**After writing this 2 days ago and saving the post, Dave took the boys to his basketball practice. Upon returning, I instructed both boys to wash their hands and Dave informed me we might want to wash Ethan's tongue as well...he licked everything in sight! UGH!**
Okay, so I don't recall if I have mentioned this before, but I am a warm-weathered girl. Literally two weeks prior to being asked on a date by Dave, I was making arrangements with my cousin to move down to Florida. She already lived there and was helping me find a place to stay. I was noting all of the steps I needed to take to teach in Florida and I was going to finish out my school year in Maryland, then move on down. Well, then two weeks later, Dave threw a monkey-wrench into that whole plan as he had most of the school year to win me over and did so rather easily in a short amount of time.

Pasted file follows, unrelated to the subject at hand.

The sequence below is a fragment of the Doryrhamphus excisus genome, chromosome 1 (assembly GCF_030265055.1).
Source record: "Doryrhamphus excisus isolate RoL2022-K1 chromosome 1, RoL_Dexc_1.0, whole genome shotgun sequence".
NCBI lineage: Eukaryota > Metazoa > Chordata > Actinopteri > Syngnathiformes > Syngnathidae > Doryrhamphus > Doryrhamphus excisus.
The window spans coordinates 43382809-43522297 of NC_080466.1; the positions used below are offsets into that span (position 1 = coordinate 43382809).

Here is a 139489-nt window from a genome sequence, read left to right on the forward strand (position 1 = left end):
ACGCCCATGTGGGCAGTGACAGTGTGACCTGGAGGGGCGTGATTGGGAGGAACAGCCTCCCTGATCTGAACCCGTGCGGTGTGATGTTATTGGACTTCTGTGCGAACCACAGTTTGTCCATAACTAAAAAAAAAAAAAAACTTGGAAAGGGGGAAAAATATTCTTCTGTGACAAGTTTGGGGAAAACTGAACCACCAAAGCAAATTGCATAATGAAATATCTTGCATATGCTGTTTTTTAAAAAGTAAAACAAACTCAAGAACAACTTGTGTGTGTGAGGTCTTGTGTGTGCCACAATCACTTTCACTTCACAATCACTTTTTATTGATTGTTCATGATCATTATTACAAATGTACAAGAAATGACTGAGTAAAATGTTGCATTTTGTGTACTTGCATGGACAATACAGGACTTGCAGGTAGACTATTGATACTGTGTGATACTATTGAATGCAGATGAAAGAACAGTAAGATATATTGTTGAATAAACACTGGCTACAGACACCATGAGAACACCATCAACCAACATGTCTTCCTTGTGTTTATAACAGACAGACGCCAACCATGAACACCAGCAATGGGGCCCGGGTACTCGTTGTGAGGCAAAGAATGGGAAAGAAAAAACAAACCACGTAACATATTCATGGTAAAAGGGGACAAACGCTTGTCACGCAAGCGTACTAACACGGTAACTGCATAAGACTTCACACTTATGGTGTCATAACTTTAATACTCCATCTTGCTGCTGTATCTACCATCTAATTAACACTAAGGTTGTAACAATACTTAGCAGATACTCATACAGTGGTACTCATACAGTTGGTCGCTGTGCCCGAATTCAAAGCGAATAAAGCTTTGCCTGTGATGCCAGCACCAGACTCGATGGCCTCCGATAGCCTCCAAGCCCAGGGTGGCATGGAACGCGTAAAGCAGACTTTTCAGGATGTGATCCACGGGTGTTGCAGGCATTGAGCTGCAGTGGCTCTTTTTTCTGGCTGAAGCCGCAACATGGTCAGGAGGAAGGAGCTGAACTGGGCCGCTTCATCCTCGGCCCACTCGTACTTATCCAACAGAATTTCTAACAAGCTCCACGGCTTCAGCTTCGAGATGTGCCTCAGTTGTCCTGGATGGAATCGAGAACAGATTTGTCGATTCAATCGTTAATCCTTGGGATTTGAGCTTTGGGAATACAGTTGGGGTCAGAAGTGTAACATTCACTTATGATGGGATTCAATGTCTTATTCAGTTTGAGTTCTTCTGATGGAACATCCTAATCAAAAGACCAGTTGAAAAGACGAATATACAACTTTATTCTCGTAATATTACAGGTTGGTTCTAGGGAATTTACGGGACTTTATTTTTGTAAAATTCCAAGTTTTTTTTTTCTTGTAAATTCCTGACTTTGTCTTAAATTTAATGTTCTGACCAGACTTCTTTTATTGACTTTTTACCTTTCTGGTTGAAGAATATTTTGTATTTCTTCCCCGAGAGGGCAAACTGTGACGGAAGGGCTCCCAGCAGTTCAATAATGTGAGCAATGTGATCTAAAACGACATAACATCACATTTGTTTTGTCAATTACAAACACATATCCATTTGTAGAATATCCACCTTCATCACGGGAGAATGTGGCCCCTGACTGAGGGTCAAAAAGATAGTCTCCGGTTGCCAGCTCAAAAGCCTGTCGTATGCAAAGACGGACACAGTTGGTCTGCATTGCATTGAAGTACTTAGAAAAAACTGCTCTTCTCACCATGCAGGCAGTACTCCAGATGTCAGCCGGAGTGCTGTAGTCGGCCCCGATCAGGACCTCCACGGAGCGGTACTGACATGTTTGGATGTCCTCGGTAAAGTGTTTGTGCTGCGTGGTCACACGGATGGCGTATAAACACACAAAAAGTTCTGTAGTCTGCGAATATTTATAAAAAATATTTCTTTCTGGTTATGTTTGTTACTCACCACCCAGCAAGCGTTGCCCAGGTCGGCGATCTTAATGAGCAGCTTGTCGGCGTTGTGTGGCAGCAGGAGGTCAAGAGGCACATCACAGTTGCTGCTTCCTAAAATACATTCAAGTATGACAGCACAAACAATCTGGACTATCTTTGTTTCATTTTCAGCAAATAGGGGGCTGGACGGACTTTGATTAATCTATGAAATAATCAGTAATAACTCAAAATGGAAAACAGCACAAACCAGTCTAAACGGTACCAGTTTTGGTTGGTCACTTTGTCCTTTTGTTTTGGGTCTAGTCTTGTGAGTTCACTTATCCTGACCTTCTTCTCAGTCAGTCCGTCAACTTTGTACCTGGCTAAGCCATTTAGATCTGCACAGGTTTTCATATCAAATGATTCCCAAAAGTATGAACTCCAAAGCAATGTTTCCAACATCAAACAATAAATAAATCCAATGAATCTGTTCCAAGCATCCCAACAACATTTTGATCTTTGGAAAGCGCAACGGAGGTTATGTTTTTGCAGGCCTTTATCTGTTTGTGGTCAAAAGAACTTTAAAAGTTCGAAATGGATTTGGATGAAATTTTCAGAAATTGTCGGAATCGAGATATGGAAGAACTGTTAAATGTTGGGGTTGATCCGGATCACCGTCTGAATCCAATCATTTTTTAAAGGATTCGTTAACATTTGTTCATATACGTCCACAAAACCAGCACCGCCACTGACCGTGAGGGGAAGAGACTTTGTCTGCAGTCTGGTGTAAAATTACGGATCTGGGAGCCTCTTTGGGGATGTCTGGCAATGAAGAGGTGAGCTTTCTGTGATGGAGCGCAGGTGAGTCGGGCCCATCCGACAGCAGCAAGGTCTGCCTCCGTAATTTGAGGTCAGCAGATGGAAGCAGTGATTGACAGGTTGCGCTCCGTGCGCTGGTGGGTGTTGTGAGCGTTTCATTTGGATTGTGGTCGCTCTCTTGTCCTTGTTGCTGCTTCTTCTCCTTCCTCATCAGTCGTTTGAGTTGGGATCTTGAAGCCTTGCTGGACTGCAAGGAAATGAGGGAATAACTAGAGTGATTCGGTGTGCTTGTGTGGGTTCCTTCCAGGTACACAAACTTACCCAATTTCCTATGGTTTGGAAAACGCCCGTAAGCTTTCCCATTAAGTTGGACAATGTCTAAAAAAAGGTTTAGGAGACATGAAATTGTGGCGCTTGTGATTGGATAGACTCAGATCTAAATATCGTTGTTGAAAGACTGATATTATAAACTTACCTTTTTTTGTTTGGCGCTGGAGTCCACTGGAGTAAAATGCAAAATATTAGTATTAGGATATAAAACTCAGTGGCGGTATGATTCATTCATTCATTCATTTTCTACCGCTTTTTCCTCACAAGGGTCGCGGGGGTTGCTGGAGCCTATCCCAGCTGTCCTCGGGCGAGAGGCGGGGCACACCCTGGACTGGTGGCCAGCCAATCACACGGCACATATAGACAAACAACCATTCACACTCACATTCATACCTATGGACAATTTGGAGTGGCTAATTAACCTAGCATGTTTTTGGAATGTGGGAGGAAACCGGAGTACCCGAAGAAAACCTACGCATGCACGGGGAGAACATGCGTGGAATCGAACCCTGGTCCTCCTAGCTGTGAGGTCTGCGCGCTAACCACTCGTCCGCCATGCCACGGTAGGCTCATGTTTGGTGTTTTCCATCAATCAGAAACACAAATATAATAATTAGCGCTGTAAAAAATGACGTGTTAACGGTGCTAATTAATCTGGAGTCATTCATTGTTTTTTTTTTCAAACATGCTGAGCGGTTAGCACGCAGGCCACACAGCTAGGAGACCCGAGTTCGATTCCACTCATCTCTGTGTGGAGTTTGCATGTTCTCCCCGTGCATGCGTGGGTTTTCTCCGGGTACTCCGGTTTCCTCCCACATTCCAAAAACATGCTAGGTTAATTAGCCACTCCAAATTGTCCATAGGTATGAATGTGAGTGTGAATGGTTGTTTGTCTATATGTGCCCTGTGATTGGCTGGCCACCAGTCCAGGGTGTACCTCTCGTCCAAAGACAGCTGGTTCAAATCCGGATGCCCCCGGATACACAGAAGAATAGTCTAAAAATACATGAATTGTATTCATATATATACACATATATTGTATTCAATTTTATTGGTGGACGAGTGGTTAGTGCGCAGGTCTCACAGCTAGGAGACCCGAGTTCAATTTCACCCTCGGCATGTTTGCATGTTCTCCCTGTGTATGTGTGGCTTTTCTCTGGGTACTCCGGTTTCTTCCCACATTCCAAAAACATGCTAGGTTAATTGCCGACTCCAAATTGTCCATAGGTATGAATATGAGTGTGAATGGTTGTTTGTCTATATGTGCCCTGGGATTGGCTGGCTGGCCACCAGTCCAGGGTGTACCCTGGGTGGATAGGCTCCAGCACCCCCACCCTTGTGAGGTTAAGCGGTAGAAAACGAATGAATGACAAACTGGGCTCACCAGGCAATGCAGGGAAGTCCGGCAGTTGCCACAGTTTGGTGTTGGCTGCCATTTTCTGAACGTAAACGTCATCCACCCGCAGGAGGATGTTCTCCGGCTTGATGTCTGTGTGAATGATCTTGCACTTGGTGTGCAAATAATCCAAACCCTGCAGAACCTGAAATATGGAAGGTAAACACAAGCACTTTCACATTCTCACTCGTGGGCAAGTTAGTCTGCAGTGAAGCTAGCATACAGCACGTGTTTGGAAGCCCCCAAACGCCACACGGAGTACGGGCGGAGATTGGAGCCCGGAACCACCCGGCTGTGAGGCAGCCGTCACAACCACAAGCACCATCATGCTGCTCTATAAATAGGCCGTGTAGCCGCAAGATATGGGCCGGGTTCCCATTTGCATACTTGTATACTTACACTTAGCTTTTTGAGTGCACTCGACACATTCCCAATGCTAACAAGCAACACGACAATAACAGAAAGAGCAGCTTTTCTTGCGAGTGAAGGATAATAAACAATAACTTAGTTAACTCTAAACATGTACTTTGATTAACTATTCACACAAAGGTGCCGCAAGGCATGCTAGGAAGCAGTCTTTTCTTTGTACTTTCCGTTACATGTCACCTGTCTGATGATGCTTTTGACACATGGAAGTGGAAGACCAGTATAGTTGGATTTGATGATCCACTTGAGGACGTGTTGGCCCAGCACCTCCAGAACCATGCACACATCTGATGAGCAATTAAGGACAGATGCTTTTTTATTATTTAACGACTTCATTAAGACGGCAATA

He brought me to Tidioute when the weather was wonderful and everything was blooming. The blueness of the sky still after almost 10 years amazes me and makes me smile. I didn't realize the sky shouldn't have a gray haze to the blue. I don't think that is one thing I will ever take for granted coming from the city, though our beautiful sky will be the norm for my kids.
Being as though I thought all cows were black and white spotted (Holstein), I was in awe at seeing the animals and due to my constant curiosity about farm life, Dave knew it wouldn't take long before I fell in love with it all. Shovel manure - no problem, what's the big deal? Spider webs, bugs, etc. - eh, not scared anymore! Pulling weeds - I can do it for hours on end, Dave just had to teach me what the vegetable plant looked like first! I was a new person; even my family couldn't believe it when I told them of our adventures and they visited us and saw us in action. And my first gift from Dave when we were dating was a Carhartt jacket, to which I was excited to receive!